Anti-Ageing food of the week – SALT

Salt – Essential Ingredient for Life

The human being must have salt, he cannot be without salt.  Where there is no salt, nothing will remain, but everything will tend to rot.

Paracelsus  (1493 – 1541 A.D)

Without salt, life itself would not be possible.  Salt is as important to life as oxygen and water.  All living things utilise salt as an essential ingredient for life.  In ancient times, salt was as valued a commodity as gold.  In fact, salt was one of the first commodities known to mankind.  Salt bars were used as a currency for more than 1,000 years in Ethiopia.  In ancient Rome, soldiers were paid in ‘solarium argentums’, which became the English word “salary”.

In recent years there has been a lot of confusion spread by the media with regards to the use of salt.  The misinformation regarding salt originates from studies done on refined salt.  Today we can see that there are a number of commonly held beliefs regarding salt:

  1. There is no difference between refined and unrefined salt.
  2. A low-salt diet is healthy.
  3. Salt = hypertension.

Myth No. 1 – Refined Salt Vs. Unrefined Salt

Refined salt is a devitilised, life-less, dead, toxic product that doesn’t belong in our bodies.  Even many sea salts are highly refined and can cause nutrient imbalances and mineral deficiencies.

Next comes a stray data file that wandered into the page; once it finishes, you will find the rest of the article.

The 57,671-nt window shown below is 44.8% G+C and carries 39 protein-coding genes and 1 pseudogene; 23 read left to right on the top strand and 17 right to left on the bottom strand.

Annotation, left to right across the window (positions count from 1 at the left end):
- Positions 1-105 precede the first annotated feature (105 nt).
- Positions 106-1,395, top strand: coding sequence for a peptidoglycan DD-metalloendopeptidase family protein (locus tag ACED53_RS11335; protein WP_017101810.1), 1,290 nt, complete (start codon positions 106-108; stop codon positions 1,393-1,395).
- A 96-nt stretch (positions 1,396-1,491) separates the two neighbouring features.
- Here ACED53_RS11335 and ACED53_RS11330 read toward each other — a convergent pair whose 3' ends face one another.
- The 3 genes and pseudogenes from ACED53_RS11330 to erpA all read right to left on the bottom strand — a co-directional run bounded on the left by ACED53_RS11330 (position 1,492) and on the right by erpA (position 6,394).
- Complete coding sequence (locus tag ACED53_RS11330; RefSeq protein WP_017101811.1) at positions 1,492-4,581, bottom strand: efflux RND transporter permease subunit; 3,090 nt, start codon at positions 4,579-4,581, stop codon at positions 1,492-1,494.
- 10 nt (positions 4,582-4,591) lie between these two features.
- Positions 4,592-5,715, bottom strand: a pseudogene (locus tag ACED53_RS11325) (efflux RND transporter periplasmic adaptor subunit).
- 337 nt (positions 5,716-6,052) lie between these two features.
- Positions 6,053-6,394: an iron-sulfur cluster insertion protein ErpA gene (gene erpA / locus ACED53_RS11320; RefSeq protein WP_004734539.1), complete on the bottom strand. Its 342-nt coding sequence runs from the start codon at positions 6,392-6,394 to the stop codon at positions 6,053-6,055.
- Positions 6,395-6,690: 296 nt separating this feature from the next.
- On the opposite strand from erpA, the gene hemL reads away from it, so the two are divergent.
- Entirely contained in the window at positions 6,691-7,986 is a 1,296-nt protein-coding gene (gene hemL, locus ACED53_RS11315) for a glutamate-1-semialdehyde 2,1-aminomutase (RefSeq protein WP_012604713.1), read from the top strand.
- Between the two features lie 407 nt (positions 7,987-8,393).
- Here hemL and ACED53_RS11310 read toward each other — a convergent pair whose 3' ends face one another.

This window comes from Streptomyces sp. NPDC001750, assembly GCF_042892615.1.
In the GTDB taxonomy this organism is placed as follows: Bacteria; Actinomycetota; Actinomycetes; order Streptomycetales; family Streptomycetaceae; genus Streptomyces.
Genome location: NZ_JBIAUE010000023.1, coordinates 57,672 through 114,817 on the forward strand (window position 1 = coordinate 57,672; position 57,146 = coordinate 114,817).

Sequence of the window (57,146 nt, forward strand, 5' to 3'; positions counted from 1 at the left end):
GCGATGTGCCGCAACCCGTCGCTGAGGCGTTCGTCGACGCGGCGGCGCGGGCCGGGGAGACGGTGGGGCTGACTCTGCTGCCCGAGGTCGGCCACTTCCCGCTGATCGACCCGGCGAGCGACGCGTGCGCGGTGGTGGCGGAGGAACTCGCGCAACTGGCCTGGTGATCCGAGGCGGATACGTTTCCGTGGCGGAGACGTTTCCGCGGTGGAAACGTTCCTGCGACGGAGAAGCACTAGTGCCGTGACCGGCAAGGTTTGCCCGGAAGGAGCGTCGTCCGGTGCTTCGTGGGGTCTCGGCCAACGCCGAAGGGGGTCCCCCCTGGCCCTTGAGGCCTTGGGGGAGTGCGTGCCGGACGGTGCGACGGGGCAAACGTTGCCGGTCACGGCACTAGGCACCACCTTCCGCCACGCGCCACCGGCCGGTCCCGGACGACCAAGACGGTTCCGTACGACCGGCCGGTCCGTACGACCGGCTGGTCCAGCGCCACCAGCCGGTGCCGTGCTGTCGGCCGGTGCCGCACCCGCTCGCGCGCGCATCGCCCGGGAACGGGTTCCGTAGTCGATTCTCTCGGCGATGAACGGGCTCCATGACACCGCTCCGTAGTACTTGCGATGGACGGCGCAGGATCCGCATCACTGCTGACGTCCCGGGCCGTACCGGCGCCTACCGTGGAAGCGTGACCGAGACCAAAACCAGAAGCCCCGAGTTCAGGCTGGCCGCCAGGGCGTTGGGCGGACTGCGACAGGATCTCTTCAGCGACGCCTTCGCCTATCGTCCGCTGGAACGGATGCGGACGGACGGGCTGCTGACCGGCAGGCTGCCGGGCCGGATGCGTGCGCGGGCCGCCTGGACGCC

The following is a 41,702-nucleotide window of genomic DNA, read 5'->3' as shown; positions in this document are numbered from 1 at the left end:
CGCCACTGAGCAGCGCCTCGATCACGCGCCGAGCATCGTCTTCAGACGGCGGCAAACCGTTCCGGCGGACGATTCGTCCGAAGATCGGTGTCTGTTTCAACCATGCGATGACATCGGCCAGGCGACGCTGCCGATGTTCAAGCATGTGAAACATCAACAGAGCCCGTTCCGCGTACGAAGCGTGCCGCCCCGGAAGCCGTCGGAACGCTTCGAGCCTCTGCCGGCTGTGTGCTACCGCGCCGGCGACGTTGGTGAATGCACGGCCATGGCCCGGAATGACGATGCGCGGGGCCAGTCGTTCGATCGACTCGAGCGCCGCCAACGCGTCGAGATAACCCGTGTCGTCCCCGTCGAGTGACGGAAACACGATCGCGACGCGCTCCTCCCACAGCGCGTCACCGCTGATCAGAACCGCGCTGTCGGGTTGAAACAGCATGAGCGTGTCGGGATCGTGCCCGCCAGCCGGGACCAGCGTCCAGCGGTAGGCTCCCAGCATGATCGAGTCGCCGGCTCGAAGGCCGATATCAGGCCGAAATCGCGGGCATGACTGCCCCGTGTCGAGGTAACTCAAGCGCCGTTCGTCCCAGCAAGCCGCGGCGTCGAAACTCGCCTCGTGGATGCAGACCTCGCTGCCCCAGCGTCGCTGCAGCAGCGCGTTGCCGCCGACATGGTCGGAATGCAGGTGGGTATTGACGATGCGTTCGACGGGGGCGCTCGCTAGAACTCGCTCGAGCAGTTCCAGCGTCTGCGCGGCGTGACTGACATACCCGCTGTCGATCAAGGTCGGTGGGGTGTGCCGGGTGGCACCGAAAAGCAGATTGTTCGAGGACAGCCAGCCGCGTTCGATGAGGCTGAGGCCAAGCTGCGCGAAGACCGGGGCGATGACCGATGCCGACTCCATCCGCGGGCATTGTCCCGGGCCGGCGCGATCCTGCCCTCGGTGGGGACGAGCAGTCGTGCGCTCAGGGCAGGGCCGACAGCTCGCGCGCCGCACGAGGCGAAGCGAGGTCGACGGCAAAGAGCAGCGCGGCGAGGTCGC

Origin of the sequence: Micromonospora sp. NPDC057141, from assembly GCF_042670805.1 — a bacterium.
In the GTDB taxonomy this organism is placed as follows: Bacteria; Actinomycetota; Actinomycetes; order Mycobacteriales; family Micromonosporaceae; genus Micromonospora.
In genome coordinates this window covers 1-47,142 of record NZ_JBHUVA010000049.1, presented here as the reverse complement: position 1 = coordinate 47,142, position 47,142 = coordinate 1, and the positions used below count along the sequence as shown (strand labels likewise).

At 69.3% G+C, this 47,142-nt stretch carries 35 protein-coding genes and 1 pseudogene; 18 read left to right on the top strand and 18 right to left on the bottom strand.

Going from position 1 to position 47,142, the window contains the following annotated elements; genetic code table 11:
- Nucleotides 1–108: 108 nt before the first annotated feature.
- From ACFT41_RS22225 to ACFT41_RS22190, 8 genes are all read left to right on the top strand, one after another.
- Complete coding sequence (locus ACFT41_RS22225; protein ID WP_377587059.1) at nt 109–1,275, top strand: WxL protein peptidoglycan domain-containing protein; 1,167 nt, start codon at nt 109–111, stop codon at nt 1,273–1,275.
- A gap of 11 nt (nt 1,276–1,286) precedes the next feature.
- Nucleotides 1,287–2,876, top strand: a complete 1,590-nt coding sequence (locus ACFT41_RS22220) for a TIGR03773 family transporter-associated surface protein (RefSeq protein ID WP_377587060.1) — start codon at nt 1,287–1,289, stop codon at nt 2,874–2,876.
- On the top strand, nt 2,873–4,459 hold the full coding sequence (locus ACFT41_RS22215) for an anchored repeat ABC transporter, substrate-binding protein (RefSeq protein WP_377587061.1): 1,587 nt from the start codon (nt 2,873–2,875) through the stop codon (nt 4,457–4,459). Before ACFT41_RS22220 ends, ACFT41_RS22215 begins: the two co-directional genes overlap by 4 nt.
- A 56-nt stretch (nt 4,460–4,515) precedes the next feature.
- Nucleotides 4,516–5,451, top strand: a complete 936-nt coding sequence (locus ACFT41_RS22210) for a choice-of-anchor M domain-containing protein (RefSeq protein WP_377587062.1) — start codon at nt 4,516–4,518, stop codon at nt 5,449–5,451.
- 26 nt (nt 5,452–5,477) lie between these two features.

Refined table salt contains:

  • Sodium Ferrocyanide
  • Ammonium Citrate
  • Aluminium Silicate
  • Dextrose (stabiliser to hold iodine in salt)

Excess refined salt supplies the body with too much sodium and not enough minerals.  The adrenal glands are very sensitive to sodium and mineral intake.  Long-term mineral deficiency and/or sodium excess will lead to adrenal exhaustion with symptoms such as:

  • Brain Fog
  • Fatigue
  • Hair loss
  • Inability to exercise
  • Low blood pressure
  • Muscle and joint aches
  • Thyroid problems

Un-refined salt by contrast is a nutrient-rich product that has multiple health benefits for the body.  It contains a full spectrum of minerals such as magnesium potassium, calcium, iron, silicon, iodine and manganese.  In fact un-refined salt contains over 80 minerals.  In contrast refined salt contains NO minerals.There are many types of un-refined salt, but one of the best is Celtic Sea Salt.  Celtic Sea Salt is harvested using the same method of gathering salt as the ancient Celts used over 2,000 years ago.

  • Celtic sea salt is harvested near the coast of north-western France.
  • Ocean water is channeled through a series of clay-lined ponds.